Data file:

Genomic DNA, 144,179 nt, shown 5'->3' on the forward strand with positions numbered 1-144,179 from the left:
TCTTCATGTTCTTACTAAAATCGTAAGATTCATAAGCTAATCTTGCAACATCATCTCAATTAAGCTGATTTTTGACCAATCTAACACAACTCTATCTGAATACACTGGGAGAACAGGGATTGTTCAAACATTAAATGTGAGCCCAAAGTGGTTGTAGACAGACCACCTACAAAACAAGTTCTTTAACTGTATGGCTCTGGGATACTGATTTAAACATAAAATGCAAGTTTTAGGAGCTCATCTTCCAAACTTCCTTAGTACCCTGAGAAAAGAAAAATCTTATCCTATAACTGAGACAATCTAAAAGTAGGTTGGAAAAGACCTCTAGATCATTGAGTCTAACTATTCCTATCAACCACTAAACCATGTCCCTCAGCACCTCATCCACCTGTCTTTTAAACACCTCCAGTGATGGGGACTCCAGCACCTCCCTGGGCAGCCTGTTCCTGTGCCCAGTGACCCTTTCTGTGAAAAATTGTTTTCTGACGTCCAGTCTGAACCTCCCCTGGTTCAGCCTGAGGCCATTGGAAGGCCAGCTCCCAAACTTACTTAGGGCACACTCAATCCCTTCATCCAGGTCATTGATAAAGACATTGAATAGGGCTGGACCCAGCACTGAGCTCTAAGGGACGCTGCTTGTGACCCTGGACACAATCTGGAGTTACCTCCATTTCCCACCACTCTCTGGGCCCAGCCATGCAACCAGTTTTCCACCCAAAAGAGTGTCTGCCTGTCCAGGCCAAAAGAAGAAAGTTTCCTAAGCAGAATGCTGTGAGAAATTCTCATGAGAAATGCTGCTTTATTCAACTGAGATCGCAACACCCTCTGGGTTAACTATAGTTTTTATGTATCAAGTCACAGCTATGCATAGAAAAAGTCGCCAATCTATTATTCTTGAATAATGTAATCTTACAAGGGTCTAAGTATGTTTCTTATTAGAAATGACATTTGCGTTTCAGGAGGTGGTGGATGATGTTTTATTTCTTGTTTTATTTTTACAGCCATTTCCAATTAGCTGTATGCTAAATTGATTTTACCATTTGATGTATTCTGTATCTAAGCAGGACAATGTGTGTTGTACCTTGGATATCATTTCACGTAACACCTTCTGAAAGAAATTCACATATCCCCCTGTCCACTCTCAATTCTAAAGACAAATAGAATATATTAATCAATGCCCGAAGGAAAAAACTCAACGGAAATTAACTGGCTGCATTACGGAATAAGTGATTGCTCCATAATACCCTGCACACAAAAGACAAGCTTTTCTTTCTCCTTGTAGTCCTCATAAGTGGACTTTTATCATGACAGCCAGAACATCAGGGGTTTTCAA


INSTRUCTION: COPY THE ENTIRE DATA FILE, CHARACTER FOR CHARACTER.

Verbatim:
Genomic DNA, 144,179 nt, shown 5'->3' on the forward strand with positions numbered 1-144,179 from the left:
TCTTCATGTTCTTACTAAAATCGTAAGATTCATAAGCTAATCTTGCAACATCATCTCAATTAAGCTGATTTTTGACCAATCTAACACAACTCTATCTGAATACACTGGGAGAACAGGGATTGTTCAAACATTAAATGTGAGCCCAAAGTGGTTGTAGACAGACCACCTACAAAACAAGTTCTTTAACTGTATGGCTCTGGGATACTGATTTAAACATAAAATGCAAGTTTTAGGAGCTCATCTTCCAAACTTCCTTAGTACCCTGAGAAAAGAAAAATCTTATCCTATAACTGAGACAATCTAAAAGTAGGTTGGAAAAGACCTCTAGATCATTGAGTCTAACTATTCCTATCAACCACTAAACCATGTCCCTCAGCACCTCATCCACCTGTCTTTTAAACACCTCCAGTGATGGGGACTCCAGCACCTCCCTGGGCAGCCTGTTCCTGTGCCCAGTGACCCTTTCTGTGAAAAATTGTTTTCTGACGTCCAGTCTGAACCTCCCCTGGTTCAGCCTGAGGCCATTGGAAGGCCAGCTCCCAAACTTACTTAGGGCACACTCAATCCCTTCATCCAGGTCATTGATAAAGACATTGAATAGGGCTGGACCCAGCACTGAGCTCTAAGGGACGCTGCTTGTGACCCTGGACACAATCTGGAGTTACCTCCATTTCCCACCACTCTCTGGGCCCAGCCATGCAACCAGTTTTCCACCCAAAAGAGTGTCTGCCTGTCCAGGCCAAAAGAAGAAAGTTTCCTAAGCAGAATGCTGTGAGAAATTCTCATGAGAAATGCTGCTTTATTCAACTGAGATCGCAACACCCTCTGGGTTAACTATAGTTTTTATGTATCAAGTCACAGCTATGCATAGAAAAAGTCGCCAATCTATTATTCTTGAATAATGTAATCTTACAAGGGTCTAAGTATGTTTCTTATTAGAAATGACATTTGCGTTTCAGGAGGTGGTGGATGATGTTTTATTTCTTGTTTTATTTTTACAGCCATTTCCAATTAGCTGTATGCTAAATTGATTTTACCATTTGATGTATTCTGTATCTAAGCAGGACAATGTGTGTTGTACCTTGGATATCATTTCACGTAACACCTTCTGAAAGAAATTCACATATCCCCCTGTCCACTCTCAATTCTAAAGACAAATAGAATATATTAATCAATGCCCGAAGGAAAAAACTCAACGGAAATTAACTGGCTGCATTACGGAATAAGTGATTGCTCCATAATACCCTGCACACAAAAGACAAGCTTTTCTTTCTCCTTGTAGTCCTCATAAGTGGACTTTTATCATGACAGCCAGAACATCAGGGGTTTTCAA